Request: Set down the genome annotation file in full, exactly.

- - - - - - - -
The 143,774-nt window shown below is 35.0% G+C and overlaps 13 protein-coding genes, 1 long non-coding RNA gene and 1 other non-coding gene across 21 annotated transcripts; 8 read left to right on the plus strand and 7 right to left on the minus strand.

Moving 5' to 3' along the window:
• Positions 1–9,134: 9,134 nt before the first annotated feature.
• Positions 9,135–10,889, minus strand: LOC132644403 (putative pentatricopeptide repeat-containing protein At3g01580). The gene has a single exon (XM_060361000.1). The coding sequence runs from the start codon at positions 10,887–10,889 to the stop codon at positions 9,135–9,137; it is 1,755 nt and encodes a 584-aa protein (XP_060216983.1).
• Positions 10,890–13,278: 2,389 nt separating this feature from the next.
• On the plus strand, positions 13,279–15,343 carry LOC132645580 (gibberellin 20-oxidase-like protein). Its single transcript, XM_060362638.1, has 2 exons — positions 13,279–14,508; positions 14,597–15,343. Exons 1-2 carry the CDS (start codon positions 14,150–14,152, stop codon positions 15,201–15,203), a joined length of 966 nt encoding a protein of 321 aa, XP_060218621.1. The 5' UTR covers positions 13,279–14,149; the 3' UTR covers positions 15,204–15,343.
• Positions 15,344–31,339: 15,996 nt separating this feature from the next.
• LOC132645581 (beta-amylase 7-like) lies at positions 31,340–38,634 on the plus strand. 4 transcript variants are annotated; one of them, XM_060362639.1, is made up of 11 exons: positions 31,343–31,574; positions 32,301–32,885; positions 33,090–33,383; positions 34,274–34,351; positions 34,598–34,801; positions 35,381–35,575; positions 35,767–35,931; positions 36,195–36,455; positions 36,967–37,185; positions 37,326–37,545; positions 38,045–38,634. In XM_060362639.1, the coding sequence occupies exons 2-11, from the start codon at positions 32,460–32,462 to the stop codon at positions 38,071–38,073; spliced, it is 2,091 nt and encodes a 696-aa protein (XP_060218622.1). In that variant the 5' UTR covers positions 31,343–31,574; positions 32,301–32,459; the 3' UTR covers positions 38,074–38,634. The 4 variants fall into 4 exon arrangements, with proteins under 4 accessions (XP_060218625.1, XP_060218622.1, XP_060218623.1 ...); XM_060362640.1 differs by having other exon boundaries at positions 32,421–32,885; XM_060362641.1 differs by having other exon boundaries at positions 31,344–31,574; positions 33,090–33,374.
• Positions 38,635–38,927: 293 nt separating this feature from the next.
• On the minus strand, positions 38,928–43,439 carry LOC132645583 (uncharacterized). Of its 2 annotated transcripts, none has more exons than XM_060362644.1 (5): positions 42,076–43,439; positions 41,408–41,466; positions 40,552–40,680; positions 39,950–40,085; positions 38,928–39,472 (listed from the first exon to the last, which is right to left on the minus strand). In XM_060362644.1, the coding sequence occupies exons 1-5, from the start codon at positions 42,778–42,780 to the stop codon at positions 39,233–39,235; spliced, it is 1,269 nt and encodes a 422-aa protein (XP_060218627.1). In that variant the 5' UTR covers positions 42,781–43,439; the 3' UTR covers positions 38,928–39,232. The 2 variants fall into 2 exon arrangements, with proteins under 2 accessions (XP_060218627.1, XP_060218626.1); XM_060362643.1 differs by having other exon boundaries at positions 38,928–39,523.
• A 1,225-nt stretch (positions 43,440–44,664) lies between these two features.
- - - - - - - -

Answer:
The 143,774-nt window shown below is 35.0% G+C and overlaps 13 protein-coding genes, 1 long non-coding RNA gene and 1 other non-coding gene across 21 annotated transcripts; 8 read left to right on the plus strand and 7 right to left on the minus strand.

Moving 5' to 3' along the window:
• Positions 1–9,134: 9,134 nt before the first annotated feature.
• Positions 9,135–10,889, minus strand: LOC132644403 (putative pentatricopeptide repeat-containing protein At3g01580). The gene has a single exon (XM_060361000.1). The coding sequence runs from the start codon at positions 10,887–10,889 to the stop codon at positions 9,135–9,137; it is 1,755 nt and encodes a 584-aa protein (XP_060216983.1).
• Positions 10,890–13,278: 2,389 nt separating this feature from the next.
• On the plus strand, positions 13,279–15,343 carry LOC132645580 (gibberellin 20-oxidase-like protein). Its single transcript, XM_060362638.1, has 2 exons — positions 13,279–14,508; positions 14,597–15,343. Exons 1-2 carry the CDS (start codon positions 14,150–14,152, stop codon positions 15,201–15,203), a joined length of 966 nt encoding a protein of 321 aa, XP_060218621.1. The 5' UTR covers positions 13,279–14,149; the 3' UTR covers positions 15,204–15,343.
• Positions 15,344–31,339: 15,996 nt separating this feature from the next.
• LOC132645581 (beta-amylase 7-like) lies at positions 31,340–38,634 on the plus strand. 4 transcript variants are annotated; one of them, XM_060362639.1, is made up of 11 exons: positions 31,343–31,574; positions 32,301–32,885; positions 33,090–33,383; positions 34,274–34,351; positions 34,598–34,801; positions 35,381–35,575; positions 35,767–35,931; positions 36,195–36,455; positions 36,967–37,185; positions 37,326–37,545; positions 38,045–38,634. In XM_060362639.1, the coding sequence occupies exons 2-11, from the start codon at positions 32,460–32,462 to the stop codon at positions 38,071–38,073; spliced, it is 2,091 nt and encodes a 696-aa protein (XP_060218622.1). In that variant the 5' UTR covers positions 31,343–31,574; positions 32,301–32,459; the 3' UTR covers positions 38,074–38,634. The 4 variants fall into 4 exon arrangements, with proteins under 4 accessions (XP_060218625.1, XP_060218622.1, XP_060218623.1 ...); XM_060362640.1 differs by having other exon boundaries at positions 32,421–32,885; XM_060362641.1 differs by having other exon boundaries at positions 31,344–31,574; positions 33,090–33,374.
• Positions 38,635–38,927: 293 nt separating this feature from the next.
• On the minus strand, positions 38,928–43,439 carry LOC132645583 (uncharacterized). Of its 2 annotated transcripts, none has more exons than XM_060362644.1 (5): positions 42,076–43,439; positions 41,408–41,466; positions 40,552–40,680; positions 39,950–40,085; positions 38,928–39,472 (listed from the first exon to the last, which is right to left on the minus strand). In XM_060362644.1, the coding sequence occupies exons 1-5, from the start codon at positions 42,778–42,780 to the stop codon at positions 39,233–39,235; spliced, it is 1,269 nt and encodes a 422-aa protein (XP_060218627.1). In that variant the 5' UTR covers positions 42,781–43,439; the 3' UTR covers positions 38,928–39,232. The 2 variants fall into 2 exon arrangements, with proteins under 2 accessions (XP_060218627.1, XP_060218626.1); XM_060362643.1 differs by having other exon boundaries at positions 38,928–39,523.
• A 1,225-nt stretch (positions 43,440–44,664) lies between these two features.